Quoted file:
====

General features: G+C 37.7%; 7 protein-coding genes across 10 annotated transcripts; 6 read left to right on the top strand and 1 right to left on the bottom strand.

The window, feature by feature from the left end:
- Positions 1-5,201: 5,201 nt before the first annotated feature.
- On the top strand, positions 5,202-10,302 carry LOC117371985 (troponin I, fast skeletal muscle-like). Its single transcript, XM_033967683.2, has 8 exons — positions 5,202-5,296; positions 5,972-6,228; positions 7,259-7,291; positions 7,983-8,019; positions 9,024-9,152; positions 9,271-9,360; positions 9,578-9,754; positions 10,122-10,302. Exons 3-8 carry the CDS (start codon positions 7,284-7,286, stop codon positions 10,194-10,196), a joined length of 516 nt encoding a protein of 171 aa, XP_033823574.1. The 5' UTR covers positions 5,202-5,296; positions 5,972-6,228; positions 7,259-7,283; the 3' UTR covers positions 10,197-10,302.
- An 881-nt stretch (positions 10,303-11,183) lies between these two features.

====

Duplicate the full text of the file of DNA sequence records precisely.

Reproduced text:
General features: G+C 37.7%; 7 protein-coding genes across 10 annotated transcripts; 6 read left to right on the top strand and 1 right to left on the bottom strand.

The window, feature by feature from the left end:
- Positions 1-5,201: 5,201 nt before the first annotated feature.
- On the top strand, positions 5,202-10,302 carry LOC117371985 (troponin I, fast skeletal muscle-like). Its single transcript, XM_033967683.2, has 8 exons — positions 5,202-5,296; positions 5,972-6,228; positions 7,259-7,291; positions 7,983-8,019; positions 9,024-9,152; positions 9,271-9,360; positions 9,578-9,754; positions 10,122-10,302. Exons 3-8 carry the CDS (start codon positions 7,284-7,286, stop codon positions 10,194-10,196), a joined length of 516 nt encoding a protein of 171 aa, XP_033823574.1. The 5' UTR covers positions 5,202-5,296; positions 5,972-6,228; positions 7,259-7,283; the 3' UTR covers positions 10,197-10,302.
- An 881-nt stretch (positions 10,303-11,183) lies between these two features.